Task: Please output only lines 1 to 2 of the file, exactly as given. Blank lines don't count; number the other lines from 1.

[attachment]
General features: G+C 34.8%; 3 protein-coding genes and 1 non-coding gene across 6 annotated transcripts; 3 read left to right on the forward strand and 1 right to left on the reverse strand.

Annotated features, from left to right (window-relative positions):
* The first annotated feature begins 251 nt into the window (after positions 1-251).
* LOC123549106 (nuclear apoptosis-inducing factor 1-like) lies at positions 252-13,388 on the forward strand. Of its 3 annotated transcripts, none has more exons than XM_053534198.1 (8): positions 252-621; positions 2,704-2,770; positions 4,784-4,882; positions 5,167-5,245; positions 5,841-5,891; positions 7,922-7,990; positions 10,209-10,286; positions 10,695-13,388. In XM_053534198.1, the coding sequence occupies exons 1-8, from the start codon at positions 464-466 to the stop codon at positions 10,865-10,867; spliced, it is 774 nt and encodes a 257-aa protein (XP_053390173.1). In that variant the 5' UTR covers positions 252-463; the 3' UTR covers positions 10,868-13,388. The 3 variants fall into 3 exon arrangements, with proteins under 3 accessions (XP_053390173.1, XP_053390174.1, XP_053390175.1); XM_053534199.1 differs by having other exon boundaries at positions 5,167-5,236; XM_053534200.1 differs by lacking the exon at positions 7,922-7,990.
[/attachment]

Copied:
General features: G+C 34.8%; 3 protein-coding genes and 1 non-coding gene across 6 annotated transcripts; 3 read left to right on the forward strand and 1 right to left on the reverse strand.

Annotated features, from left to right (window-relative positions):